British Institute of International and Comparative Law

Posts by authors affiliated with British Institute of International and Comparative Law

29 May 2022

British Cavalier Attitude

On 17 May, the UK’s Foreign Secretary, Liz Truss, announced to the House of Commons that the Government would be introducing legislative proposals to supersede the Northern Ireland Protocol (NIP). This drastic measure is the culmination of strained negotiations between the UK and the EU to modify the NIP since summer 2021. Stepping outside of the framework of the Withdrawal Agreement to address the claimed problems, the UK challenges the Rule of Law in international relations.

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03 April 2022

Rule of Law, AI, and “the Individual”

The institutional safeguards formulated under the Rule of Law tend to focus on “an individual” or “the individual” who can be the bearer of the rights and protections it awards. This pre-digital formulation worked well in an era where law was the pre-eminent form of social regulation. However, increasingly, individual interests are impacted not only on the basis of the actions and choices of the concerned individual, but also on the basis of data collected about her social context and that of other similarly situated individuals. In order to reconcile these tensions, in this blog, I argue for supplementing the existing individual protections recognized under the Rule of Law framework with recognition of collective interests in order to strengthen the Rule of Law in the age of AI.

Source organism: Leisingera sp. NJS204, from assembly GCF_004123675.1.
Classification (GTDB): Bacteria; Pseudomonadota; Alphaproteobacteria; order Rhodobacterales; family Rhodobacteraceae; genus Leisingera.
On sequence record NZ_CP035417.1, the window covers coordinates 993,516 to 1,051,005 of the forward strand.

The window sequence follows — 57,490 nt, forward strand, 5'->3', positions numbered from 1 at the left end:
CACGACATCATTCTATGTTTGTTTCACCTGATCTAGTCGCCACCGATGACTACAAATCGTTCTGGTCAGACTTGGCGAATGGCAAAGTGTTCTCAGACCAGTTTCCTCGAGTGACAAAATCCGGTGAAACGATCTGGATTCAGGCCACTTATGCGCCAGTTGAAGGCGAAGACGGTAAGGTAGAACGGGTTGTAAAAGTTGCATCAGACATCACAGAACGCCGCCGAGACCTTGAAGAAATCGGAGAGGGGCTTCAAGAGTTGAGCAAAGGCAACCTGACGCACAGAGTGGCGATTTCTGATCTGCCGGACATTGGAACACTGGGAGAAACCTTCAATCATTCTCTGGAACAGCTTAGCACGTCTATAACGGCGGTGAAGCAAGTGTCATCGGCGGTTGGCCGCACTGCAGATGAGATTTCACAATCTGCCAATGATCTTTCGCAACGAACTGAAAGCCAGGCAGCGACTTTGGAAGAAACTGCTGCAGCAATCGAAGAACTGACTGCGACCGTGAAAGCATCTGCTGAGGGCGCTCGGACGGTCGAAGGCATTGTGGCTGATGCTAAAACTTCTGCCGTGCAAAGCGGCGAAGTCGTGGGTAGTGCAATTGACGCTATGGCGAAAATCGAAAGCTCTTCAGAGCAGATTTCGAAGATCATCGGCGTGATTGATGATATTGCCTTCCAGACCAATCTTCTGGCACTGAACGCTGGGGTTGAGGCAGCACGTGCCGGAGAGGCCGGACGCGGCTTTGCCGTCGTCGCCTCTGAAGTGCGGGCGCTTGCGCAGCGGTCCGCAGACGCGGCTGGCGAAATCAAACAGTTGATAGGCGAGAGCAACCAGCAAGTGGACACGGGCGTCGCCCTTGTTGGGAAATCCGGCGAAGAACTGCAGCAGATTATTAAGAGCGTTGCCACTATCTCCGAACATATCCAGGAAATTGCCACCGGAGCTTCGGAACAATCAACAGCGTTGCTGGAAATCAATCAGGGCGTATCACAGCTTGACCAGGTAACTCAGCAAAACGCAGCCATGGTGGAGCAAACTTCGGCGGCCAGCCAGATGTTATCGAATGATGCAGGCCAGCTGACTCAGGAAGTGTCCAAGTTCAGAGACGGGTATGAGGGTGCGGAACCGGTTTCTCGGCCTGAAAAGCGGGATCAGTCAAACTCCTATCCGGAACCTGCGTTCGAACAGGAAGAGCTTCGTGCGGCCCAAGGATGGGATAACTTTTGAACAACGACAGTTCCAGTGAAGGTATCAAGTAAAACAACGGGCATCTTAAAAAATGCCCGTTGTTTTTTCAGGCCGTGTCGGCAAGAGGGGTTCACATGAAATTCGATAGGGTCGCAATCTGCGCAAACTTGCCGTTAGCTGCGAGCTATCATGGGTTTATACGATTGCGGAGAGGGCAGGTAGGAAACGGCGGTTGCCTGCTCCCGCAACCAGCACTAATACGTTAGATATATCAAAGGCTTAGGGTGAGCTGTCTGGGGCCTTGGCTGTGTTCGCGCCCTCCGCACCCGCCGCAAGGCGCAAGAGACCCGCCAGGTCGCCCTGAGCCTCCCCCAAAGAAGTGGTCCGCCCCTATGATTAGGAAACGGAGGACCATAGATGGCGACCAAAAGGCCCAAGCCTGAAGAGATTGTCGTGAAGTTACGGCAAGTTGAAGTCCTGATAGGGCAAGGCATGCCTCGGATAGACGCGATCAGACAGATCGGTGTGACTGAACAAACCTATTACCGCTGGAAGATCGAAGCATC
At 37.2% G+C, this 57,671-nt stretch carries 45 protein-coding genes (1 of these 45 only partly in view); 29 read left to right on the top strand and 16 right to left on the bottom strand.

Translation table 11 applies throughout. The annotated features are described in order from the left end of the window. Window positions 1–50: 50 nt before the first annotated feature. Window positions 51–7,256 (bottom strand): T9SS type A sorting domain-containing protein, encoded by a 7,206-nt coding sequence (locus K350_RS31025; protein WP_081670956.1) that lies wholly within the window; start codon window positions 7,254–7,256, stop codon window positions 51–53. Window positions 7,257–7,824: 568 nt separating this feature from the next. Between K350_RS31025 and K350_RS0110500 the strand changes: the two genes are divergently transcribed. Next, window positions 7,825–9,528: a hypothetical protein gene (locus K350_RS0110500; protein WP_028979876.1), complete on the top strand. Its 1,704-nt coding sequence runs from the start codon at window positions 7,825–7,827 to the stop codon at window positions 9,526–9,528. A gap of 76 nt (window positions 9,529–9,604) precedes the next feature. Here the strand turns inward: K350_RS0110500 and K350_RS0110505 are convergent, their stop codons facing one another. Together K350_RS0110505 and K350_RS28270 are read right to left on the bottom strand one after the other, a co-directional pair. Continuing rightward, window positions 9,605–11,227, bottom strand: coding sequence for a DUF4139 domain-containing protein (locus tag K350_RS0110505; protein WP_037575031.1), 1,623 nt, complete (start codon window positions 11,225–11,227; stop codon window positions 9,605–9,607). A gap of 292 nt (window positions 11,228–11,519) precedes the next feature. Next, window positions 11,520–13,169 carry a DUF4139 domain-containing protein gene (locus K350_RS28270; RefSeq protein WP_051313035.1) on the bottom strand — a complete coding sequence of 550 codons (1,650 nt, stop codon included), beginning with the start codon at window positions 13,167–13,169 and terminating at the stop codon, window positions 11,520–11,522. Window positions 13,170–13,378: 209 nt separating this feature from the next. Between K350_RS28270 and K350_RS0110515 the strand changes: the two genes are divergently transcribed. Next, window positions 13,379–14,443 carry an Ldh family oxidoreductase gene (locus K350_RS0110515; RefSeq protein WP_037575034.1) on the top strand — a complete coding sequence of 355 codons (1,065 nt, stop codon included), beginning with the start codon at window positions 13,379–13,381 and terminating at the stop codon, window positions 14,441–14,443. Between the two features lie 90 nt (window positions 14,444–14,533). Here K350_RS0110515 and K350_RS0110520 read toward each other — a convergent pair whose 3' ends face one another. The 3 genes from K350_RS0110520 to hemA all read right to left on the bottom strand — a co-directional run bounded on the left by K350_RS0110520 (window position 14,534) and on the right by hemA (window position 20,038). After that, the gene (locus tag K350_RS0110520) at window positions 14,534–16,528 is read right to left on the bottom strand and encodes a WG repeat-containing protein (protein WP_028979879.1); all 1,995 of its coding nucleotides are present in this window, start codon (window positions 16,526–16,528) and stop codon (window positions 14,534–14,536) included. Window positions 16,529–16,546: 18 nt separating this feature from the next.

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24 June 2021

The Northern Ireland Protocol “Sausage Wars”

Five years after the Brexit referendum, the legal stalemate on the Protocol on Ireland and Northern Ireland the impasse between the UK and the EU continues, despite the conclusion of the Withdrawal Agreement and the Trade and Cooperation Agreement. While the concept of “state civil disobedience” could be applied to the UK government’s actions since, this is an inappropriate means to conceptualise the conflict. Instead, the more familiar concept of legally justified exceptions to obligations would have been a more appropriate means of pre-empting the dispute during the creation of the Protocol.

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